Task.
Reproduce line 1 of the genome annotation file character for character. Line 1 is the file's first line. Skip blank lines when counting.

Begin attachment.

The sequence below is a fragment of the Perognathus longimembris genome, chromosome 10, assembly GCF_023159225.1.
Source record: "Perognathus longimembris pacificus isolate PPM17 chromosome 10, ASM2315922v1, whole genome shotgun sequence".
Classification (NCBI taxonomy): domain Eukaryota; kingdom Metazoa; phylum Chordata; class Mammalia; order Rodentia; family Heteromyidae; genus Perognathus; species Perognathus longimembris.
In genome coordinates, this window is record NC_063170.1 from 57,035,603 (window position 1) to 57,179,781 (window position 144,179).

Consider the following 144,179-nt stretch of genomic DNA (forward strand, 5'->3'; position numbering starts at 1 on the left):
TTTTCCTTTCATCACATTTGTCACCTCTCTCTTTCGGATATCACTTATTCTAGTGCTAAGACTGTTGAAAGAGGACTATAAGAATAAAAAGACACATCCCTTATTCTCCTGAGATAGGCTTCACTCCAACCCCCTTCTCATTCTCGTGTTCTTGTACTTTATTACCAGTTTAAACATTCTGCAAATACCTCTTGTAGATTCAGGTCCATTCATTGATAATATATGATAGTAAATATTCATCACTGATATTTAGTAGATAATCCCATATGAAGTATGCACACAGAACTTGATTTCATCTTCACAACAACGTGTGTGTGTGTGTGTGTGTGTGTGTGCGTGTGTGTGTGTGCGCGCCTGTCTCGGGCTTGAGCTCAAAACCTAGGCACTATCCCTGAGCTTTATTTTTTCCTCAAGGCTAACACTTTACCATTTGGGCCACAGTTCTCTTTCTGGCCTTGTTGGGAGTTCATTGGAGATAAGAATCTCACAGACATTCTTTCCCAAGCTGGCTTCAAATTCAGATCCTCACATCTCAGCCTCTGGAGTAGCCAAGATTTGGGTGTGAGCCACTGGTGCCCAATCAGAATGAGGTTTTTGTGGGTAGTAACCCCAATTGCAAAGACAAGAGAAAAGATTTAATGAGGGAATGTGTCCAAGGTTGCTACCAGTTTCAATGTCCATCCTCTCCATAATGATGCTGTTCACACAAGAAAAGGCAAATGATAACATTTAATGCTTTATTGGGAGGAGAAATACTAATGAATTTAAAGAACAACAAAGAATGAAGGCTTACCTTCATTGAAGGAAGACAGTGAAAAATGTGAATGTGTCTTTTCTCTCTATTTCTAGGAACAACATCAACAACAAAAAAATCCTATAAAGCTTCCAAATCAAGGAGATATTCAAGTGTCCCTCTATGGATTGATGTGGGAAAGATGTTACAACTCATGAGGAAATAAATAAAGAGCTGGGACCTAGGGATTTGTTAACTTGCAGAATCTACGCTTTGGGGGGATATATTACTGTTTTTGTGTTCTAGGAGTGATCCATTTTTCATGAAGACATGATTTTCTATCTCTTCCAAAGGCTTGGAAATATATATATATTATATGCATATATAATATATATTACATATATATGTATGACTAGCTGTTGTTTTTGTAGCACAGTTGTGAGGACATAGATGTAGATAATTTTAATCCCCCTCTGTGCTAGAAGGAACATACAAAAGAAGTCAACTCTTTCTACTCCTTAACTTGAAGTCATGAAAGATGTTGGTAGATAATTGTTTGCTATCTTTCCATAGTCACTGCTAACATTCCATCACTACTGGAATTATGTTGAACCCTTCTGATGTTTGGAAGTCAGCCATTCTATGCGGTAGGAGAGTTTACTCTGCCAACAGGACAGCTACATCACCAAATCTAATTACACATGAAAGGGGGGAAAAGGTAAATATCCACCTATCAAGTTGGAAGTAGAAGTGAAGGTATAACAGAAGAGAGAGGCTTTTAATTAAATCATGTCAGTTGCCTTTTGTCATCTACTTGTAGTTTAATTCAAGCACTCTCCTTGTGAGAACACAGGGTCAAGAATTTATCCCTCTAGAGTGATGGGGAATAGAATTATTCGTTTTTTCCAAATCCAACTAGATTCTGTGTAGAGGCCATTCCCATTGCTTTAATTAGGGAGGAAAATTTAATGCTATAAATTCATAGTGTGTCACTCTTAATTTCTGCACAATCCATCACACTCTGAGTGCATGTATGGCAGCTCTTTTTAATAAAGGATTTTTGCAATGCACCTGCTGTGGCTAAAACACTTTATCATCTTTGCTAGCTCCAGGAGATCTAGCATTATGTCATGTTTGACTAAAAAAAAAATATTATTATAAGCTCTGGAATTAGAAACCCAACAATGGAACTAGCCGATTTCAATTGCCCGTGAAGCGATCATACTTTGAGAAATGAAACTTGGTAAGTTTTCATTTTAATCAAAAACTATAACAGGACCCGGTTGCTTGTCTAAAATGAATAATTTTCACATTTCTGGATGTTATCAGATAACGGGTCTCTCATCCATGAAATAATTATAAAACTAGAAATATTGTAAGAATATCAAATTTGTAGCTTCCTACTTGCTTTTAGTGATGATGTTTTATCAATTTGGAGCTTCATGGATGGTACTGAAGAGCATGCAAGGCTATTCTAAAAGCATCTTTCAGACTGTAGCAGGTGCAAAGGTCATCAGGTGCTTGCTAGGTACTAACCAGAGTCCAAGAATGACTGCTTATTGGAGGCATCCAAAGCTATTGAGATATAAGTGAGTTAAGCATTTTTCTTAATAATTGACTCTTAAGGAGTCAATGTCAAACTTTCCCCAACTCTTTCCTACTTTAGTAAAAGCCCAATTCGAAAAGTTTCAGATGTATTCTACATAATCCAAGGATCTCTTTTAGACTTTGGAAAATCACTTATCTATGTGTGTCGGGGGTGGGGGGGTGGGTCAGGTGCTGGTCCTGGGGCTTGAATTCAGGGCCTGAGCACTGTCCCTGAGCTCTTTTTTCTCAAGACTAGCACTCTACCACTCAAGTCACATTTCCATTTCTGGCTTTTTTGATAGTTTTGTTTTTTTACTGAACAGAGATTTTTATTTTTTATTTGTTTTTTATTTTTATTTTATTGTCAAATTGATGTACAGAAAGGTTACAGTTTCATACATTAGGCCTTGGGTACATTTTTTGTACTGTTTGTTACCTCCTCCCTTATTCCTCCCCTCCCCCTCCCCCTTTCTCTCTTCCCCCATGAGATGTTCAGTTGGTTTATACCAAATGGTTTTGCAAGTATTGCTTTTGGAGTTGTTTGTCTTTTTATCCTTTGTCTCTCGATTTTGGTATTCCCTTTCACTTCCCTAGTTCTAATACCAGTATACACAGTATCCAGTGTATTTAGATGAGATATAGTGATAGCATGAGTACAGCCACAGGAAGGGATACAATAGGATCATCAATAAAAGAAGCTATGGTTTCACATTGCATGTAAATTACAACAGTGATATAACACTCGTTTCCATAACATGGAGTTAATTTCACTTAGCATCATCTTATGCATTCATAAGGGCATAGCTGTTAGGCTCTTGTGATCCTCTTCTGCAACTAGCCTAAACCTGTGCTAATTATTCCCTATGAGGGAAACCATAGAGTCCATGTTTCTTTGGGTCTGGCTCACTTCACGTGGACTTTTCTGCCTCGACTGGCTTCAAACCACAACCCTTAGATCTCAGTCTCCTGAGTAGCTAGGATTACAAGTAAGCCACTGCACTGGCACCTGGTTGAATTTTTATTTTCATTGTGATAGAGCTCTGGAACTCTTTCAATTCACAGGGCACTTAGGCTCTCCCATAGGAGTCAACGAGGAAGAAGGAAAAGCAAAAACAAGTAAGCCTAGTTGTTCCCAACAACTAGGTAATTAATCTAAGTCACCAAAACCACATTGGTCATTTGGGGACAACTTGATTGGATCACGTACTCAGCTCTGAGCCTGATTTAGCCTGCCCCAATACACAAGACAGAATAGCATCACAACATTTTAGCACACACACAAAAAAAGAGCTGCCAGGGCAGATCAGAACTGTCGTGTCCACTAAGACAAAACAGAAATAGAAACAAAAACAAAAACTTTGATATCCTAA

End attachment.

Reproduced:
The sequence below is a fragment of the Perognathus longimembris genome, chromosome 10, assembly GCF_023159225.1.